Key Takeaways

  • Regulation introduces an EU review process with screening rights for the Commission, but without enforcement powers
  • Impact of Regulation expected to be largely procedural; practical consequences will depend on actual involvement of the Commission and other Member States
  • Review strictly on the grounds of "public order and security"; reciprocity or economic net benefit considerations not part of review
  • Regulation does not require Member States to adopt or maintain a national security review mechanism
  • Proposal expected to come into force towards the end of 2018 at the earliest, following completion of the legislative process

On September 13, 2017, Jean-Claude Juncker, President of the European Commission ("Commission"), delivered his State of the Union address to the European Parliament. Juncker announced the proposal of an EU Regulation establishing a framework for the review of foreign direct investments into the EU. The proposal seeks to establish minimum harmonization of national security reviews within Member States and grants certain screening and consultation rights to the Commission.

Largely prompted by increased foreign investment into European technology companies over the past 18 months (in particular from the PRC), there has been an increased call for the EU to take a more active role in scrutinizing such investments. Some Member States such as Germany have recently tightened their national security regimes, in line with an international trend towards strengthening foreign investment controls. The initial proposals, put forward by Italy, France and Germany, revolved, inter alia, around introducing a "reciprocity test" that would take into consideration the investment environment of the home state of the respective investor. The proposed Regulation does not pick up on such proposals, but maintains a narrower review approach focusing on national security. Based on the proposal, the role of the Commission will be limited to an "opinion-based" second-layer review that can neither dictate nor overrule decisions made at Member State level.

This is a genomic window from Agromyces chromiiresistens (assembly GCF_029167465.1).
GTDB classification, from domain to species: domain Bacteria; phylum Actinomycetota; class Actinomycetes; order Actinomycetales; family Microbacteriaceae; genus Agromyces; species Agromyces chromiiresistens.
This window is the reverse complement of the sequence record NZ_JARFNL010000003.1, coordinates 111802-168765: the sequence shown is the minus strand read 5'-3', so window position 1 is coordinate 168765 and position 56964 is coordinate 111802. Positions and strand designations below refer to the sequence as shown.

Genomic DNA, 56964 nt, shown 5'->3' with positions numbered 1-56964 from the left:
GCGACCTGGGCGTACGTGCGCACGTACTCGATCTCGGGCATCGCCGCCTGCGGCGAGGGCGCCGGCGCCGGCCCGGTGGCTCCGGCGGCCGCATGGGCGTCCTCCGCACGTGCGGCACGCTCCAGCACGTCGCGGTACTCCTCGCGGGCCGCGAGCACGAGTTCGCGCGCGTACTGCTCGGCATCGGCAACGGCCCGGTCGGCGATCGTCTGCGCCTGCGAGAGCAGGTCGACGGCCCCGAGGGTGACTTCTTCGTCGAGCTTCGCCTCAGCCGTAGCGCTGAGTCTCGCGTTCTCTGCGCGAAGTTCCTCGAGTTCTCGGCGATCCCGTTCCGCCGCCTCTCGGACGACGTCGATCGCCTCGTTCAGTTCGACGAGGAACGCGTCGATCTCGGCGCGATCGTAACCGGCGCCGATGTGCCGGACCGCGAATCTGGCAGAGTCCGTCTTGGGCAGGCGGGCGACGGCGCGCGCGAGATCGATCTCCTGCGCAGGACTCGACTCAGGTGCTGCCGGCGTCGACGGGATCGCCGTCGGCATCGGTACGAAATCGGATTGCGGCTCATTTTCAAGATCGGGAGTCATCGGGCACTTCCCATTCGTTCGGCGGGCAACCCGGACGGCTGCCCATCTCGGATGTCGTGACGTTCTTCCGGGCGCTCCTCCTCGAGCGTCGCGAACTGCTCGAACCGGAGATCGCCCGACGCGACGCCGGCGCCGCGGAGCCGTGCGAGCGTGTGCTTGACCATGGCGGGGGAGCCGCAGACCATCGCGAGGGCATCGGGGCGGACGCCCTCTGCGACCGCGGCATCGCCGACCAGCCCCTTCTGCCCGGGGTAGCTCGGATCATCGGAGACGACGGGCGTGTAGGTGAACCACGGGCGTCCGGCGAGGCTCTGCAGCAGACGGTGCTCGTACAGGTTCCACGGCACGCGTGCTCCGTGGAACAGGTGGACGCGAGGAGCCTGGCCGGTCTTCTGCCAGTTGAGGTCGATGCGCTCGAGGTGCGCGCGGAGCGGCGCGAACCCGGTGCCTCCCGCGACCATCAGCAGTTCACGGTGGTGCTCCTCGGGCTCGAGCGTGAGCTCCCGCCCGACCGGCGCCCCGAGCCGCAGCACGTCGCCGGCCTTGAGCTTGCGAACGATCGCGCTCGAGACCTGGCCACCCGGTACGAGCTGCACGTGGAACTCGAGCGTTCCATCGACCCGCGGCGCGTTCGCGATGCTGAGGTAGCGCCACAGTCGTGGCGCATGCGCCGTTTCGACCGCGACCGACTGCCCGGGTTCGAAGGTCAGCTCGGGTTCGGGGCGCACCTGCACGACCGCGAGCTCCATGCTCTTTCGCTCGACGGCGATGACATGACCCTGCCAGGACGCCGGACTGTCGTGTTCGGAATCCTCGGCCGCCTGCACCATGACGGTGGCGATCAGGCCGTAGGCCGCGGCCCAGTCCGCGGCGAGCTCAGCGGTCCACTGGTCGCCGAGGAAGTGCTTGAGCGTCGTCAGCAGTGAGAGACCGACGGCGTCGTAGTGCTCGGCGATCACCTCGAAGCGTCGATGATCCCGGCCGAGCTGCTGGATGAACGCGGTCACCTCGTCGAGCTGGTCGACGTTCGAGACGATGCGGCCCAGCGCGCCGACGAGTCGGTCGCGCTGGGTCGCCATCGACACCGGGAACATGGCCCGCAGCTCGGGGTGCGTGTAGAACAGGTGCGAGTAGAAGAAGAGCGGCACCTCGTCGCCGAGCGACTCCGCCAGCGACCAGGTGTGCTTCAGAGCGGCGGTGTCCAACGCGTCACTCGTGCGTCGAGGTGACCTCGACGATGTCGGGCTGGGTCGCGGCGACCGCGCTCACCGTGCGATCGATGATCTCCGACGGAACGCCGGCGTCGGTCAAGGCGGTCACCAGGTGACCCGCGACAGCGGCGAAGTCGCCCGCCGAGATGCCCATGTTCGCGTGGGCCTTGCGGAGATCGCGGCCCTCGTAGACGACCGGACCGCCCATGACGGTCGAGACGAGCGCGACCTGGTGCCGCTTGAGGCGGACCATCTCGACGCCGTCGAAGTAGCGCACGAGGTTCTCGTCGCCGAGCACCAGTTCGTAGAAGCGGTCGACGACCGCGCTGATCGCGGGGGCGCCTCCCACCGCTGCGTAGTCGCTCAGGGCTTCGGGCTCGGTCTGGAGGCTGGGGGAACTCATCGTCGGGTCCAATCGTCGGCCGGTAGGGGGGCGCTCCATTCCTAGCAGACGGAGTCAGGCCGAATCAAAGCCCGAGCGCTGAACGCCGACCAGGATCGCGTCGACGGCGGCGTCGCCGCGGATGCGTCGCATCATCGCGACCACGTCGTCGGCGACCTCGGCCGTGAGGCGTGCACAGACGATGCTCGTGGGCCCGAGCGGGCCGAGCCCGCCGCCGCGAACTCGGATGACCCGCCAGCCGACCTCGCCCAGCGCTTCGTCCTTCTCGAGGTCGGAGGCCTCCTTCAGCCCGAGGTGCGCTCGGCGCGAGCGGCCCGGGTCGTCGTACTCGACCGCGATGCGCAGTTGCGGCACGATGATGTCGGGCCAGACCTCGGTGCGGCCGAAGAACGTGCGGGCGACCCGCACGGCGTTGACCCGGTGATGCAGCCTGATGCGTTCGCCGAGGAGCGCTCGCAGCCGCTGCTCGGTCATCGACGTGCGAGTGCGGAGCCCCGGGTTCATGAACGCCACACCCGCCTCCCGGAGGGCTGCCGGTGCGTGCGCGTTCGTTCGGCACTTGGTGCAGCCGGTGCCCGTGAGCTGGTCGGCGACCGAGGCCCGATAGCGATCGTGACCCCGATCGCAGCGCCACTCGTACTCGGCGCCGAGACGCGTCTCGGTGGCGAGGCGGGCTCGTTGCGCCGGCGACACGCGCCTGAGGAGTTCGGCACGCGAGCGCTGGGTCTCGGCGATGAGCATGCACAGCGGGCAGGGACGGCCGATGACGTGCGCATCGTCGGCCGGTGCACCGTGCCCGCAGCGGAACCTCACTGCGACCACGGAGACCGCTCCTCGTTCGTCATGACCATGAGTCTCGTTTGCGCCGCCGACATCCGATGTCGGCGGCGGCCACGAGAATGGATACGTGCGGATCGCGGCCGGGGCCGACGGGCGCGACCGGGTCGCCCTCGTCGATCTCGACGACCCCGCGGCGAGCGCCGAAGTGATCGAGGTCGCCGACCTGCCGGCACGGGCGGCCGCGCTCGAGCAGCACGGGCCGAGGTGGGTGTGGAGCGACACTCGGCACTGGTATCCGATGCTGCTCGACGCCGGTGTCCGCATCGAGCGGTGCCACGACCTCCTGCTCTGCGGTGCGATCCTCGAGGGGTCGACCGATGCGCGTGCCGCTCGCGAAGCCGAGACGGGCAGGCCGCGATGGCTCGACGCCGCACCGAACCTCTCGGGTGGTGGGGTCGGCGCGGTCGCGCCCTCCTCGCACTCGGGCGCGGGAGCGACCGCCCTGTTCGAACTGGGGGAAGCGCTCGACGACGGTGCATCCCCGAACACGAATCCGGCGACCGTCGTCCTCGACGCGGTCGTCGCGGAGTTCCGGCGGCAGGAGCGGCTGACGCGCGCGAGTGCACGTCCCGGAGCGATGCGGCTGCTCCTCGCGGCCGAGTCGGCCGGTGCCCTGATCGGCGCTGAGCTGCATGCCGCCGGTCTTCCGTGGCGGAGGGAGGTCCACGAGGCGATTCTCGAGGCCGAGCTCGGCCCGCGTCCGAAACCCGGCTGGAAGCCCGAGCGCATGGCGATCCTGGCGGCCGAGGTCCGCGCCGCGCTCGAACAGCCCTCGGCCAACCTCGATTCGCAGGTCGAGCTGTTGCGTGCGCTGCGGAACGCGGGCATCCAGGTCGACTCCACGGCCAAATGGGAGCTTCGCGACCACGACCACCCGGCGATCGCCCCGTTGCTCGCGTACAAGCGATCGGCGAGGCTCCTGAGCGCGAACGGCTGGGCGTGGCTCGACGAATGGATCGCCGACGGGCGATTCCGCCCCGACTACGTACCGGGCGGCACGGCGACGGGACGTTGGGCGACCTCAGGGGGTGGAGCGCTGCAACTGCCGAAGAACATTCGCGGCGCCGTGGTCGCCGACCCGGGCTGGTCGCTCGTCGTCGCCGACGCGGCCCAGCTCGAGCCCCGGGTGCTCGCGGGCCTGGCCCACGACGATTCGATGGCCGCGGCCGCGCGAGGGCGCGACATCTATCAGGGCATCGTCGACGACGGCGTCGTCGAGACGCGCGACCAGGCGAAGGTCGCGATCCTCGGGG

By coincidence, the Commission’s proposal was published the same day President Trump blocked the acquisition of Lattice Semiconductor by Canyon Bridge in the US, only the fourth transaction blocked by a US president under the CFIUS statute, though it is the second in the past ten months. This again demonstrates how national security reviews can become a "gating item" to foreign direct investment.

1. Scope of National Security Reviews

The proposed Regulation would provide a framework for Member States and their existing or future review mechanisms. Today, only 121 out of 28 Member States have established national security review mechanisms, and they differ widely. The proposed Regulation would not introduce an obligation for the remaining Member States to establish such a regime.

The potential scope of screening of foreign direct investments will be based on the criteria of "security and public order" only. Such terms are not alien to European law, but are vaguely defined by the European Court of Justice. The proposed Regulation would specify the criteria of security and public order with a non-exhaustive list of considerations to be taken into account. Accordingly, Member States will have to consider potential effects of an acquisition on, inter alia:

  • critical infrastructure including energy, transport, communications, data storage, space or financial infrastructure as well as sensitive facilities;
  • critical technology, including artificial intelligence, robotics, semiconductors, technologies with potential dual use applications, cybersecurity, space or nuclear technology;
  • the security of supply of critical inputs; or
  • access to sensitive information or the ability to control sensitive information.

Such scope specifically addresses increased concerns relative to transactions in the technology sector, in particular, where the acquirer is "controlled by the government of a third party, including through significant funding". The Commission and Member States are also entitled to screen transactions involving an EU-based investor, so as to avoid circumvention by non-EU investors.